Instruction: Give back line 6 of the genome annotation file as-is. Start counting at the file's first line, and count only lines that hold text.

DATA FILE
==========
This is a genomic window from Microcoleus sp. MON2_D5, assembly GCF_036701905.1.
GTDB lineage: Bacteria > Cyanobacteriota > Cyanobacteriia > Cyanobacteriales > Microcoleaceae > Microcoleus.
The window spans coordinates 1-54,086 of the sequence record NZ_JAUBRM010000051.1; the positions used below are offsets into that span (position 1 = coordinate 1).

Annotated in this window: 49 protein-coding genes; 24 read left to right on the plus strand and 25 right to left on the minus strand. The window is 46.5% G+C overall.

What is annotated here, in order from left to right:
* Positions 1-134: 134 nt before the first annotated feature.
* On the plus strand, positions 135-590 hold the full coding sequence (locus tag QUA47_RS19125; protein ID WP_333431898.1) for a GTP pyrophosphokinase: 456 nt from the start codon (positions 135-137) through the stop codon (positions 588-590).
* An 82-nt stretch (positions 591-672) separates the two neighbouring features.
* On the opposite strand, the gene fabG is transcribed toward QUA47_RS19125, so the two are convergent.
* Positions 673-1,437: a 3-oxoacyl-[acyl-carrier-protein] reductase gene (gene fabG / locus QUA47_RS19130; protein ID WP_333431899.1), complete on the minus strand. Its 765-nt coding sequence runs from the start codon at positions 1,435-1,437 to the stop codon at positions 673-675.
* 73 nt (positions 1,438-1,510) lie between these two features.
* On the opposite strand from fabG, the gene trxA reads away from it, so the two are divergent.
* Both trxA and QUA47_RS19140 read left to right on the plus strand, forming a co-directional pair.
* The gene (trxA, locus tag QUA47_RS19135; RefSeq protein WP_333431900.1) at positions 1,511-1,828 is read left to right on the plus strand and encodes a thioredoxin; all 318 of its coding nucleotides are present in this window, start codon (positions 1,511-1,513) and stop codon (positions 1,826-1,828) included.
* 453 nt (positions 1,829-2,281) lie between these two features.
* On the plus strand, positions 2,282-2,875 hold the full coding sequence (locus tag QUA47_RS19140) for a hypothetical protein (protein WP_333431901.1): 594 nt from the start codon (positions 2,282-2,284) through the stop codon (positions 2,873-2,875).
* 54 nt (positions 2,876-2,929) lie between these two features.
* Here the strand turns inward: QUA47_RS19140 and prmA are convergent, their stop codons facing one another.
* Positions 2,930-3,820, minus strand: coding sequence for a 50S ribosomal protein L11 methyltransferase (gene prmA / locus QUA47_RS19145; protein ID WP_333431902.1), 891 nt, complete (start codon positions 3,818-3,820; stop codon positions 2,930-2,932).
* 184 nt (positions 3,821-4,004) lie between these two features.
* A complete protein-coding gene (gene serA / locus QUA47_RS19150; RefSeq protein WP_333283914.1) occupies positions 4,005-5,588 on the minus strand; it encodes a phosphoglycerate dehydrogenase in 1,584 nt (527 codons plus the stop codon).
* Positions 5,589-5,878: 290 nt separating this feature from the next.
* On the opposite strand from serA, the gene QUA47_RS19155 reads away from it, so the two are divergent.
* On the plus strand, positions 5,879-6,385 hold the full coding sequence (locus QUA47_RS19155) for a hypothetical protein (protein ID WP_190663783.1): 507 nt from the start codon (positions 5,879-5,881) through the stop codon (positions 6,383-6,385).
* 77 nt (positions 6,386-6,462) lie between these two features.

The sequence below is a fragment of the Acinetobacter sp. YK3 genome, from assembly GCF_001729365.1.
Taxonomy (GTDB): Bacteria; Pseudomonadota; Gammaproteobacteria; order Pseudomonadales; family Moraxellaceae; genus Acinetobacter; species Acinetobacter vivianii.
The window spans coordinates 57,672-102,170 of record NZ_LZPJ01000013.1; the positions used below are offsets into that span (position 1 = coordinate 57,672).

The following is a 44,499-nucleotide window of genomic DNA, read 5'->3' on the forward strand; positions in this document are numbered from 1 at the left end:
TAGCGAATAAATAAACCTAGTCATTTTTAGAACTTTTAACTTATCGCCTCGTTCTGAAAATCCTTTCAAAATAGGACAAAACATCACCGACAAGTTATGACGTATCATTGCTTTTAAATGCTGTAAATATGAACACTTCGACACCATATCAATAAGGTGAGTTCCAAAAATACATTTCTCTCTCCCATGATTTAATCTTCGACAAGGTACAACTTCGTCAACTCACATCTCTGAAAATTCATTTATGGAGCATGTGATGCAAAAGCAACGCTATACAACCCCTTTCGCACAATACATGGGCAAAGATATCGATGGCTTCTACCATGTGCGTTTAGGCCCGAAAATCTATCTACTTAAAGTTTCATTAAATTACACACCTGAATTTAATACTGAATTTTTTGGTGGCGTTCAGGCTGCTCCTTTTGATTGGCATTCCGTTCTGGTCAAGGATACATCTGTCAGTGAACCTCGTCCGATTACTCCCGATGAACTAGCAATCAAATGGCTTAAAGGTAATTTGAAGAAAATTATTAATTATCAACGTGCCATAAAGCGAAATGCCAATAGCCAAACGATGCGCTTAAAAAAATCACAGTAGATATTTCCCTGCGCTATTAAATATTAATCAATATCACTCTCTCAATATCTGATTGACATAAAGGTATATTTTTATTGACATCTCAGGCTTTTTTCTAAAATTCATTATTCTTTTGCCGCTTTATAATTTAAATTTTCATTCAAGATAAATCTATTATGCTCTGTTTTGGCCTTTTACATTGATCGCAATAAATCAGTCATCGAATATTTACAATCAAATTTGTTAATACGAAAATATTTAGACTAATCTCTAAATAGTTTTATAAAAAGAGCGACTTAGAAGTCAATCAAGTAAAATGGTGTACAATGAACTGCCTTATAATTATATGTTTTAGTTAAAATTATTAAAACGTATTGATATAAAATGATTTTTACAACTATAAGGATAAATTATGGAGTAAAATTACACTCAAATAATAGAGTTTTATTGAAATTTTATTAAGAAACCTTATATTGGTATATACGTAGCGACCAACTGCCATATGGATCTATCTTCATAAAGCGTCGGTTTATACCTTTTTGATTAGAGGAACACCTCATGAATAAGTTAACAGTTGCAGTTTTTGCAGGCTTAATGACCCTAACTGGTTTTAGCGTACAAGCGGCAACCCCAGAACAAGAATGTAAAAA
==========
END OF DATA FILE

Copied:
* Positions 1-134: 134 nt before the first annotated feature.